Possible benefits for volunteers:
- Play an active role in their health care.
- Gain access to research treatments before they are widely available.
- Obtain medical care at health care facilities during the trial.
- Help others by contributing to medical research.
Possible risks for volunteers:
- There may be unpleasant, serious, or even life-threatening side effects to experimental treatment.
- The experimental treatment may not be effective.
- The protocol may require more time and attention than a non-protocol treatment, including trips to the study site, more treatments, hospital stays, or complex dosage requirements.
Please note: volunteers may withdraw from a study at any time for any
Does information remain confidential and
Access to personal information is usually available to the
investigator and research team conducting the clinical trial. In some
circumstances, the IRB overseeing the research and the sponsor or contract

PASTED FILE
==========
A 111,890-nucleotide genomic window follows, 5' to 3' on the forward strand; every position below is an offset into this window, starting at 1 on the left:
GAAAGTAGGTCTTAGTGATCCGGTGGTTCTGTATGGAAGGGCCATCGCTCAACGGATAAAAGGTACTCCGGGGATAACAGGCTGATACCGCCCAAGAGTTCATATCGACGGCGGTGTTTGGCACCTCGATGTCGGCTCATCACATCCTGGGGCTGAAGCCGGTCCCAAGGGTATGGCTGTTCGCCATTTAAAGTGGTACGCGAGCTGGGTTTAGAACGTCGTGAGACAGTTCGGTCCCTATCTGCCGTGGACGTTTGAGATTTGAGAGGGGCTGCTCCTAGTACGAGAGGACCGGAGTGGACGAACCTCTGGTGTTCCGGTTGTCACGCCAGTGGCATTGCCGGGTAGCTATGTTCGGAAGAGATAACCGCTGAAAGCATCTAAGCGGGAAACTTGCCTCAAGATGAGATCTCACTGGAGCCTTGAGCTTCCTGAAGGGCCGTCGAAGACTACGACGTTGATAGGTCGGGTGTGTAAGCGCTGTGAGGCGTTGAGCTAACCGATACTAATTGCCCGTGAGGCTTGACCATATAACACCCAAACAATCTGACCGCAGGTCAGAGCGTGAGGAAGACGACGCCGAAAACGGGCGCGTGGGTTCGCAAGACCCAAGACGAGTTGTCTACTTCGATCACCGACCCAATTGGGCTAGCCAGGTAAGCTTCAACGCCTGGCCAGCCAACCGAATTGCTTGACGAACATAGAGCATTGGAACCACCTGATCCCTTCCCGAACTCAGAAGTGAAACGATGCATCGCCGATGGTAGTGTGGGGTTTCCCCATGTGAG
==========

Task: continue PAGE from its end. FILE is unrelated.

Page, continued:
research organization coordinating the trial will also have access tSectionKey="Volunteering"o personal
information. This is explained more specifically in the consent form that
participating volunteers are asked to sign. As a clinical trial progresses,
researchers report the results of the trial at scientific meetings, to medical
journals, and to various government agencies.
What happens after the trial?
After a study phase is complete, the data is collected to determine the
drug's effectiveness, if it is safe and if there are any side effects. Depending
on the results, researchers then determine whether to stop testing or move to
the next phase of study. After phase III of a study is complete, researchers
decide if the results are medically important and may submit them to journals
for peer-review. Data then may be submitted to the Food and Drug Administration
(FDA) for approval.
If a drug is approved, pharmaceutical companies may continue to conduct
studies that compare the new drug—in terms of its safety, effectiveness, and
cost—to other drugs already on the market or assess a drug's long-term
effectiveness and its impact on the quality of a person's life.